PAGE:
I also love Twitter. I try to control my experience by consuming Twitter mostly through human-curated lists rather than Twitter’s algorithmic feed. I’ve got a list that I’ll look at if I’m tempted to procrastinate during the day, and another list to look at when my favorite basketball team is playing. I’ve even got a list to avoid my left of center political filter.
What’s the last great book you read?
I just reread The Uncertainty Mindset by Vaughn Tan. WITI had Vaughn on before and this book will be a classic someday. It looks like an academic management book but it is also a behind-the-scenes look at some of the best restaurants of the 2010s. If you are trying to encourage the conditions under which great teams make new things (which is basically my job), or you wish you could visit spectacular restaurants (which is harder these days), you should read Vaughn’s book.
What are you reading now?
I’m in the middle of revising a reading list on AI, economics, and ethics. There’s so much smart and pragmatic thinking out there! But what I was actually reading last night was All of the Marvels by Douglas Wolk. The premise is ridiculous and delightful. Wolk read through every single Marvel comic book and treated it as one big coherent story. I just hope whoever is making the new Fantastic Four movie reads Chapter 4.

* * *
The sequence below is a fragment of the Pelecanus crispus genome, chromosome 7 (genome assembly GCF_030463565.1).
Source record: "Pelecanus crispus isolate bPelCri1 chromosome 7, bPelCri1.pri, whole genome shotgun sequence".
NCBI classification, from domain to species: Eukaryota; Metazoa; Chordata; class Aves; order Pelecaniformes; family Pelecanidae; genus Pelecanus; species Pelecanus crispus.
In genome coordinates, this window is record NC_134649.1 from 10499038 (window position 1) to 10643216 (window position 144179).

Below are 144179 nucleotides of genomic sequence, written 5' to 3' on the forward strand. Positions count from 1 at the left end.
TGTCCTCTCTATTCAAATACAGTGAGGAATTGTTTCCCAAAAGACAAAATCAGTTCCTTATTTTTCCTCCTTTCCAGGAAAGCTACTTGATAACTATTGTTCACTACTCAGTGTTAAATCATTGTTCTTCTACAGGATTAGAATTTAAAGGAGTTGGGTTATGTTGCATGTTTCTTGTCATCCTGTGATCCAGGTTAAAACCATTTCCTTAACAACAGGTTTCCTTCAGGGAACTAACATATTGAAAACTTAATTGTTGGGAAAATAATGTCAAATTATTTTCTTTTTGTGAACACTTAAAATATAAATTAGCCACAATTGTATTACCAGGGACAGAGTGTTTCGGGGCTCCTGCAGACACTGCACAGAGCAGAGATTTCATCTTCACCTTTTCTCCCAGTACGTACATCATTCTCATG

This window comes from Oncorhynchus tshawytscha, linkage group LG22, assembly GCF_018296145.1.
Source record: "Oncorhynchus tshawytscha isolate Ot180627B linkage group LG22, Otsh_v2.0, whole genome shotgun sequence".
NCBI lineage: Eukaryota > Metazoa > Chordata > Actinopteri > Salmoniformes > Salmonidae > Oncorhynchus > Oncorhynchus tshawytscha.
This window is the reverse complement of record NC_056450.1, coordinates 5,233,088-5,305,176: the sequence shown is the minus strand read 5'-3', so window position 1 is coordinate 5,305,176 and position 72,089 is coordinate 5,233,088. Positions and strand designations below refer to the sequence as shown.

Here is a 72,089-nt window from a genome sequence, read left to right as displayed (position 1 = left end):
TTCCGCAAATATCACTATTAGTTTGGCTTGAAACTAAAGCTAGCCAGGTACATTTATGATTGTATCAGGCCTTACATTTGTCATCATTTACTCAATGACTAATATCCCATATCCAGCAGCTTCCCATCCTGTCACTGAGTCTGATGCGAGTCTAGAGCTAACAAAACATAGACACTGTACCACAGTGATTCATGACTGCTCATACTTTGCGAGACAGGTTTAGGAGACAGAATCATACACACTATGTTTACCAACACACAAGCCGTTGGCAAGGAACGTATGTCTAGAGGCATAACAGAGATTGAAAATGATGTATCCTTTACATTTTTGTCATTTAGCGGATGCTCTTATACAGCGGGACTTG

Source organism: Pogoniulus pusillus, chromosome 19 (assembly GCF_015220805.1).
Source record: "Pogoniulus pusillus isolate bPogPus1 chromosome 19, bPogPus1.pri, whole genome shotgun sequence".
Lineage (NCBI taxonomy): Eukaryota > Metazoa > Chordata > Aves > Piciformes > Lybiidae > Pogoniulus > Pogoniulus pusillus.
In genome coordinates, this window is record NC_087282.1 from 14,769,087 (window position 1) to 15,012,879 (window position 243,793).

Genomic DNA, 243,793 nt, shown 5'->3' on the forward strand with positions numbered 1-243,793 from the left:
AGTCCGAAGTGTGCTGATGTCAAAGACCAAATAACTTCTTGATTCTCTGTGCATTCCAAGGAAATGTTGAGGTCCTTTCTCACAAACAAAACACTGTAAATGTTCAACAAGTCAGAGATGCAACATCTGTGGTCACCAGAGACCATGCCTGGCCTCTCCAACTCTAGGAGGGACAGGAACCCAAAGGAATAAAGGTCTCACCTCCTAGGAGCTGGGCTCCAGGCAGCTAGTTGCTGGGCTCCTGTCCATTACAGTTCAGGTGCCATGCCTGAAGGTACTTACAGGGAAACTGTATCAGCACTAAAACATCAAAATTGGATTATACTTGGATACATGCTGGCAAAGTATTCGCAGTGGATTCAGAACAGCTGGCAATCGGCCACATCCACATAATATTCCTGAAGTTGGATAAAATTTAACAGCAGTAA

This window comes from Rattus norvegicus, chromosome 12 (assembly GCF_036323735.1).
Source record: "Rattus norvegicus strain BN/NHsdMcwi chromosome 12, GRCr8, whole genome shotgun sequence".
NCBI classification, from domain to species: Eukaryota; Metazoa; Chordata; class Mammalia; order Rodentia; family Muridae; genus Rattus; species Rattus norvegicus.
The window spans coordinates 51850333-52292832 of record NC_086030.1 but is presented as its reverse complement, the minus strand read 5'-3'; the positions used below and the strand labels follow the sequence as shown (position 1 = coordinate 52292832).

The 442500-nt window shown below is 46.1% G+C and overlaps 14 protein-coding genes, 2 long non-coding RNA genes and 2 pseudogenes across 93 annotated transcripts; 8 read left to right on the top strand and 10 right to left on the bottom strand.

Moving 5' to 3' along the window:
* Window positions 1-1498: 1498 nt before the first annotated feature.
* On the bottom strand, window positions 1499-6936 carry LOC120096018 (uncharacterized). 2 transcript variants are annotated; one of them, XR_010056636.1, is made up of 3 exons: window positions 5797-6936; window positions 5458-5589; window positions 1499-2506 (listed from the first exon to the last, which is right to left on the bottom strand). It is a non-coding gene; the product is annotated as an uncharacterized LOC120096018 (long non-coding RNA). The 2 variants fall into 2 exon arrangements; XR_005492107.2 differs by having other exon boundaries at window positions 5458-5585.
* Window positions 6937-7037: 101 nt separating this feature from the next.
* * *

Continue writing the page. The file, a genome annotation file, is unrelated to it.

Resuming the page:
What’s your reading strategy when you pick up a print copy of your favorite publication?
On most Saturday mornings, I’ll sit on my front porch and read a physical copy of the Times Literary Supplement. It is a welcome alternative to the just-in-time, urgent news I get the rest of the week. It is always at least a dozen days old, and the reviews are of books that someone started writing at least a year ago. I’ll glance at the table of contents and gleefully rip out the pages that I find potentially interesting. After reading through the pile, I’ll put a few reviews in a manila folder that I’m sure I’ll revisit in about a decade. The rest goes into recycling. It is a very satisfying process and highly recommended.
Who should everyone be reading that they’re not?
Joe Mathews is my favorite writer about California. If you want to understand how we ended up in the mess we’re in, you should read his book California Crack-up. And if you want to figure out why you should still love the state, read his weekly column.
The science-fiction writer Bruce Sterling somehow sees the contours of the world we live in more clearly, with a mix of bemusement and fury.
What is the best non-famous app you love on your phone?